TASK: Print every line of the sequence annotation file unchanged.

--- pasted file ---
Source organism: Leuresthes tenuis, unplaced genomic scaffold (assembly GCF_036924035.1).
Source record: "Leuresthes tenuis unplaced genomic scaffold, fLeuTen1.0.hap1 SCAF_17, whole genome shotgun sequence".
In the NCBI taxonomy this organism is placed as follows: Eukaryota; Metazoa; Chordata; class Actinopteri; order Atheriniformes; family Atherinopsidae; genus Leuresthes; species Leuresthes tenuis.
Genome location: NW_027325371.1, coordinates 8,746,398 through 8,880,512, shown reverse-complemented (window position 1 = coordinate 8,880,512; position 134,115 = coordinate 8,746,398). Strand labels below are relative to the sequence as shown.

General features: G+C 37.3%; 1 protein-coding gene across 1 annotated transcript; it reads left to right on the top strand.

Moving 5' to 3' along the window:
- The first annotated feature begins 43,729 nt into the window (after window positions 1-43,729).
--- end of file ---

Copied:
Source organism: Leuresthes tenuis, unplaced genomic scaffold (assembly GCF_036924035.1).
Source record: "Leuresthes tenuis unplaced genomic scaffold, fLeuTen1.0.hap1 SCAF_17, whole genome shotgun sequence".
In the NCBI taxonomy this organism is placed as follows: Eukaryota; Metazoa; Chordata; class Actinopteri; order Atheriniformes; family Atherinopsidae; genus Leuresthes; species Leuresthes tenuis.
Genome location: NW_027325371.1, coordinates 8,746,398 through 8,880,512, shown reverse-complemented (window position 1 = coordinate 8,880,512; position 134,115 = coordinate 8,746,398). Strand labels below are relative to the sequence as shown.

General features: G+C 37.3%; 1 protein-coding gene across 1 annotated transcript; it reads left to right on the top strand.

Moving 5' to 3' along the window:
- The first annotated feature begins 43,729 nt into the window (after window positions 1-43,729).